Alzheimer's disease and mild cognitive impairment

Neurol Clin. 2007 Aug;25(3):577-609, v. doi: 10.1016/j.ncl.2007.03.008.


As our society ages, age-related diseases assume increasing prominence as both personal and public health concerns. Disorders of cognition are particularly important in both regards, and Alzheimer's disease is by far the most common cause of dementia of aging. In 2000, the prevalence of Alzheimer's disease in the United States was estimated to be 4.5 million individuals, and this number has been projected to increase to 14 million by 2050. Although not an inevitable consequence of aging, these numbers speak to the dramatic scope of its impact. This article focuses on Alzheimer's disease and the milder degrees of cognitive impairment that may precede the clinical diagnosis of probable Alzheimer's disease, such as mild cognitive impairment.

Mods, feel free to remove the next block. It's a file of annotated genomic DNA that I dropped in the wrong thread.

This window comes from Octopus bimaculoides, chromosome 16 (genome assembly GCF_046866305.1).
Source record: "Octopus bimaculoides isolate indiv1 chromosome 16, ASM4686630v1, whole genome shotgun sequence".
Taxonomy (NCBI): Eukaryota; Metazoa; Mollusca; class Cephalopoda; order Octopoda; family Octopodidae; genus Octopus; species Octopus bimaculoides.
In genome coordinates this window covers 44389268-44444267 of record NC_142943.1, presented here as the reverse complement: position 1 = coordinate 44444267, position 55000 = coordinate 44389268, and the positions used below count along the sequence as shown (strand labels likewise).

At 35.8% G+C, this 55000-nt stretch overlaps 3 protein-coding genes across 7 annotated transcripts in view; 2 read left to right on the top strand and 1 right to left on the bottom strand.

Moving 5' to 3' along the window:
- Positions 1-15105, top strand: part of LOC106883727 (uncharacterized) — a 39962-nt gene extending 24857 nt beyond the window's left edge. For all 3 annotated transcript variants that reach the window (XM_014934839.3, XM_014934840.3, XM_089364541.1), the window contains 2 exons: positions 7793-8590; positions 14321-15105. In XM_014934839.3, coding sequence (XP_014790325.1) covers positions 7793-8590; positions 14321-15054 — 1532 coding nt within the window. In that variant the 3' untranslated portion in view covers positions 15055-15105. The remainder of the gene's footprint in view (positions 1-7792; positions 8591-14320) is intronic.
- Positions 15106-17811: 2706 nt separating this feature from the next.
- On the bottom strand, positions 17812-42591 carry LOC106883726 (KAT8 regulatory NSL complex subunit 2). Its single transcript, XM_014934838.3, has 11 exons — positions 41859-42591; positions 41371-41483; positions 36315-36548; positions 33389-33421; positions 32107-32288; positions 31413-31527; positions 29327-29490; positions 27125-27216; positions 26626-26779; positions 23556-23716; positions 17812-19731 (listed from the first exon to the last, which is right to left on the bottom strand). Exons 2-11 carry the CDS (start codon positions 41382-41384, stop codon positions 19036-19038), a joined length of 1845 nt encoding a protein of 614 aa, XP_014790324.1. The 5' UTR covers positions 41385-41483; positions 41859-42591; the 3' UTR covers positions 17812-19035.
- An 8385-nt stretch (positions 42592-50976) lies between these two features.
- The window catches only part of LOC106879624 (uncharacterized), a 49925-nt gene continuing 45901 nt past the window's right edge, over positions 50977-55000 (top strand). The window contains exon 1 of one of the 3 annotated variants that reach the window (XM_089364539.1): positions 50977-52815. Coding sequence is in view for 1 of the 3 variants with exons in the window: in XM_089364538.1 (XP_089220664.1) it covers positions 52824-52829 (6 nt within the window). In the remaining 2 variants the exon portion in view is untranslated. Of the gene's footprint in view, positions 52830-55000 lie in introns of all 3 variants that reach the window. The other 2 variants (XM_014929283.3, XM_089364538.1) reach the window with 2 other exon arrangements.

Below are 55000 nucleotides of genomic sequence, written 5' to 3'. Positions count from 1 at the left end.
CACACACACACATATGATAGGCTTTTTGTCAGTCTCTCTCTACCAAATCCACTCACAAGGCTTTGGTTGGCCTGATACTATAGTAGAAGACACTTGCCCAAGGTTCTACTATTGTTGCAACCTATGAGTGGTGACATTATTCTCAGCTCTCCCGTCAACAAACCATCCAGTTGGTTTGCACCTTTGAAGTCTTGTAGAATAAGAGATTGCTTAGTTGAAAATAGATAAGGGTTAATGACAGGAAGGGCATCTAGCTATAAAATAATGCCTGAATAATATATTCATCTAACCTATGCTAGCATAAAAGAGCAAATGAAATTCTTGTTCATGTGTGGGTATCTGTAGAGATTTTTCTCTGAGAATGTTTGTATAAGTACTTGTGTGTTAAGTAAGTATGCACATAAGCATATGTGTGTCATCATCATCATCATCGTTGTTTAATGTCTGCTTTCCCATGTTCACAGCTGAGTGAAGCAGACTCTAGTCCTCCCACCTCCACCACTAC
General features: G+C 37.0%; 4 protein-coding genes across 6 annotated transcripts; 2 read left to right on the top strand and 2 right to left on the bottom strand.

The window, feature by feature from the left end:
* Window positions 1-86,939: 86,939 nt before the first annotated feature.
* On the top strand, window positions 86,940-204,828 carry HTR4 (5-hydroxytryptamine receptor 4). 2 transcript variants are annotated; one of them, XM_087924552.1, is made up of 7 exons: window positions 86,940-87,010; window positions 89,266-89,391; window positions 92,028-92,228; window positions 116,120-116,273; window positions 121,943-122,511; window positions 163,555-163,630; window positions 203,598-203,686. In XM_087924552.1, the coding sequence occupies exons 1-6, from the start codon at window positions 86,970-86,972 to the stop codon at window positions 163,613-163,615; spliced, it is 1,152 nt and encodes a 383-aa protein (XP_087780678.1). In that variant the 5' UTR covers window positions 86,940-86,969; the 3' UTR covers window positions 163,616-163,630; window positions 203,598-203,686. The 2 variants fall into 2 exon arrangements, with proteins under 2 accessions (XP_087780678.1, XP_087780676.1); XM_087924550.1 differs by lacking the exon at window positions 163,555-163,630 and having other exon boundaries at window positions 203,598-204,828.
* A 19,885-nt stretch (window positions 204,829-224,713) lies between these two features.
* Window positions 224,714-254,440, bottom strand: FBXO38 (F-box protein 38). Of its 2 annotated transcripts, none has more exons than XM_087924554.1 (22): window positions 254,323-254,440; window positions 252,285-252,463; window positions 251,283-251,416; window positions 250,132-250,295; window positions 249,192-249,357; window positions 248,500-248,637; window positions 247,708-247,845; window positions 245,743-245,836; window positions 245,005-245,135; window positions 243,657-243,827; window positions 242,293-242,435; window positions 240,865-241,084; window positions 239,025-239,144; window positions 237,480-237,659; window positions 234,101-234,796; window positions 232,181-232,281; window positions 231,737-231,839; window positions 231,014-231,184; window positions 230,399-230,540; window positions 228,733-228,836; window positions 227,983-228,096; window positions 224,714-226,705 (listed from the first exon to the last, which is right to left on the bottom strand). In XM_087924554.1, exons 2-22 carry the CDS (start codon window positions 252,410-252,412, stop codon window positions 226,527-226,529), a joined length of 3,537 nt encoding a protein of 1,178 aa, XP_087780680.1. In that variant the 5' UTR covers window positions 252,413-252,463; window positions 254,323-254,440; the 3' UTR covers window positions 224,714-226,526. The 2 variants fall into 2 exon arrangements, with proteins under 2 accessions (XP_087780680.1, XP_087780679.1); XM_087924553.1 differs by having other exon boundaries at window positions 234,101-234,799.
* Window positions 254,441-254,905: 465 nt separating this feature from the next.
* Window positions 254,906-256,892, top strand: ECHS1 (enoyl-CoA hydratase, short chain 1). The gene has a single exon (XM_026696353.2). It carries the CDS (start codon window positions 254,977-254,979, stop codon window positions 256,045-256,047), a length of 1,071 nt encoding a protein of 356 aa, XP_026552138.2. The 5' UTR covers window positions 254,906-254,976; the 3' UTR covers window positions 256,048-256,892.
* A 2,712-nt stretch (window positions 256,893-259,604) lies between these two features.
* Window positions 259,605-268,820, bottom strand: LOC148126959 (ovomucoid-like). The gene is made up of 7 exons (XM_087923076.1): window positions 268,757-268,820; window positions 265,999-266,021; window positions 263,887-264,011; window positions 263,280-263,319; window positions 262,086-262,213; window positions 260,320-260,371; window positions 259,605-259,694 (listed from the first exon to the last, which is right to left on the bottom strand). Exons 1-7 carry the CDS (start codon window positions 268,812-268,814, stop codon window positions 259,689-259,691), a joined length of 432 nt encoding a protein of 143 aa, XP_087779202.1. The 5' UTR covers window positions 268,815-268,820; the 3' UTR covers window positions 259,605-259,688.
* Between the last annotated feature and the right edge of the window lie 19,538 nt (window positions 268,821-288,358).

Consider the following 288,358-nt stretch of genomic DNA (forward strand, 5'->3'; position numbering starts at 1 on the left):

Publication types

  • Review

MeSH terms

  • Aged
  • Alzheimer Disease / diagnosis*
  • Alzheimer Disease / physiopathology*
  • Cognition Disorders / diagnosis*
  • Cognition Disorders / physiopathology*
  • Humans
  • Severity of Illness Index